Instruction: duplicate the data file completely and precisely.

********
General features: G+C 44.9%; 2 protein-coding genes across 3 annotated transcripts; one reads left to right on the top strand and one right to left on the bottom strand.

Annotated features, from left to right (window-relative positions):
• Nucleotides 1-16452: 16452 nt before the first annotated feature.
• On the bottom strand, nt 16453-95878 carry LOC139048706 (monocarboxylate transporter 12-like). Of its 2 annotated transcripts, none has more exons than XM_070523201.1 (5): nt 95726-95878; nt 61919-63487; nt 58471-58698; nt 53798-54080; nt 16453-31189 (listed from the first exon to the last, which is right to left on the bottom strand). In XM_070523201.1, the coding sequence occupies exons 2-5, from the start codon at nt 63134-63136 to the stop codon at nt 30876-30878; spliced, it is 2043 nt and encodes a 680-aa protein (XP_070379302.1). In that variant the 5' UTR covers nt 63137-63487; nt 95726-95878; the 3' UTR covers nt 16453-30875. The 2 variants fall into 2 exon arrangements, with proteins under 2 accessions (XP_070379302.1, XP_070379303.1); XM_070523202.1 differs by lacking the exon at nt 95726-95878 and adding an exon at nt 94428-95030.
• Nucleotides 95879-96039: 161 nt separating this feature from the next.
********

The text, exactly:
General features: G+C 44.9%; 2 protein-coding genes across 3 annotated transcripts; one reads left to right on the top strand and one right to left on the bottom strand.

Annotated features, from left to right (window-relative positions):
• Nucleotides 1-16452: 16452 nt before the first annotated feature.
• On the bottom strand, nt 16453-95878 carry LOC139048706 (monocarboxylate transporter 12-like). Of its 2 annotated transcripts, none has more exons than XM_070523201.1 (5): nt 95726-95878; nt 61919-63487; nt 58471-58698; nt 53798-54080; nt 16453-31189 (listed from the first exon to the last, which is right to left on the bottom strand). In XM_070523201.1, the coding sequence occupies exons 2-5, from the start codon at nt 63134-63136 to the stop codon at nt 30876-30878; spliced, it is 2043 nt and encodes a 680-aa protein (XP_070379302.1). In that variant the 5' UTR covers nt 63137-63487; nt 95726-95878; the 3' UTR covers nt 16453-30875. The 2 variants fall into 2 exon arrangements, with proteins under 2 accessions (XP_070379302.1, XP_070379303.1); XM_070523202.1 differs by lacking the exon at nt 95726-95878 and adding an exon at nt 94428-95030.
• Nucleotides 95879-96039: 161 nt separating this feature from the next.